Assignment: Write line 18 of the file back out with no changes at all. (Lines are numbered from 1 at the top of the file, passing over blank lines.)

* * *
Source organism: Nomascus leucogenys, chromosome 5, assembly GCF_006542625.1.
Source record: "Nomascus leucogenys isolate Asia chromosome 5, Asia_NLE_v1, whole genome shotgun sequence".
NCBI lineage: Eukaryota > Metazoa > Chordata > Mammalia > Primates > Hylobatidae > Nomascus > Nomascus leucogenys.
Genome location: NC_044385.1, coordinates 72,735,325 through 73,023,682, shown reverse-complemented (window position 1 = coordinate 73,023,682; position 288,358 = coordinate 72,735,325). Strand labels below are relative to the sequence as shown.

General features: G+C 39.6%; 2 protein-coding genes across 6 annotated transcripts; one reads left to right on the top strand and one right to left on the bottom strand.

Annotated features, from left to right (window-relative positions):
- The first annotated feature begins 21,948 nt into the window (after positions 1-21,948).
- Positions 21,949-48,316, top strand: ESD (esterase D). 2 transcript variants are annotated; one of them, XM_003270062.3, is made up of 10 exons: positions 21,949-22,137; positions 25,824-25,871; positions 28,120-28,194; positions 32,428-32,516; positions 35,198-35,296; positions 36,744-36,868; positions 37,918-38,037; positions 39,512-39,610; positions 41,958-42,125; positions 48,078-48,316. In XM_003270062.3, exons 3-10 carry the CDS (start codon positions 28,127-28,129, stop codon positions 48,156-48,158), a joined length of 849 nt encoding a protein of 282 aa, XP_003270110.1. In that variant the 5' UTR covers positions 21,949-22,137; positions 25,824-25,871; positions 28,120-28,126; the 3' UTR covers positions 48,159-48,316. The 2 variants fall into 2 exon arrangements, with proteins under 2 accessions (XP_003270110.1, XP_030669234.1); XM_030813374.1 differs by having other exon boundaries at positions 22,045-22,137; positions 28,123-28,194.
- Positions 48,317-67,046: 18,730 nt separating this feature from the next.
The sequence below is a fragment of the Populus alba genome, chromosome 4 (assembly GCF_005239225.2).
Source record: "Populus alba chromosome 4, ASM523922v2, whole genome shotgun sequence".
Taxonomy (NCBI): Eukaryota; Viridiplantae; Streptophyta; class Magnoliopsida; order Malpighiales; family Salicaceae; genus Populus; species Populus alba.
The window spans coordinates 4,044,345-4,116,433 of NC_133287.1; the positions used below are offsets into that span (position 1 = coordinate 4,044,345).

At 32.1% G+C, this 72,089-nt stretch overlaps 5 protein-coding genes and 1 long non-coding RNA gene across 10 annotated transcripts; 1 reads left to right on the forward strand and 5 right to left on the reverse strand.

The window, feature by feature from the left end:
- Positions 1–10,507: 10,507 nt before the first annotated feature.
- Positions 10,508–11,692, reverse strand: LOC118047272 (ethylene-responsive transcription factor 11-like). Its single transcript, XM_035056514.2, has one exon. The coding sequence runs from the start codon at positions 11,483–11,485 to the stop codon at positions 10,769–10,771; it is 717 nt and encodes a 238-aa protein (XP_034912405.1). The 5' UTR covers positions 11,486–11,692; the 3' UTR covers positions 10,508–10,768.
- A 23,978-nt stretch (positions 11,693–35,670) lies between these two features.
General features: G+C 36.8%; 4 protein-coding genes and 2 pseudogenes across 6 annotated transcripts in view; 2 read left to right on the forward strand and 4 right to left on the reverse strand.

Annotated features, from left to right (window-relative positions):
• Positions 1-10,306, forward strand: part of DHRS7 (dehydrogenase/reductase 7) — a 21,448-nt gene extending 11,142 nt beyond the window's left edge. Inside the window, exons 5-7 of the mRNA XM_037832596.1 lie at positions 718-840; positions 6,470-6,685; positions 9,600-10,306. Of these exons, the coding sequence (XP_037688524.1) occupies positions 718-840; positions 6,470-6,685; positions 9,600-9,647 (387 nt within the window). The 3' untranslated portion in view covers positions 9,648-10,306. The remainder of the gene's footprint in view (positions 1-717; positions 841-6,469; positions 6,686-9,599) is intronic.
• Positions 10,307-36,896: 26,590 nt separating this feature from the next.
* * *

- A 23,978-nt stretch (positions 11,693–35,670) lies between these two features.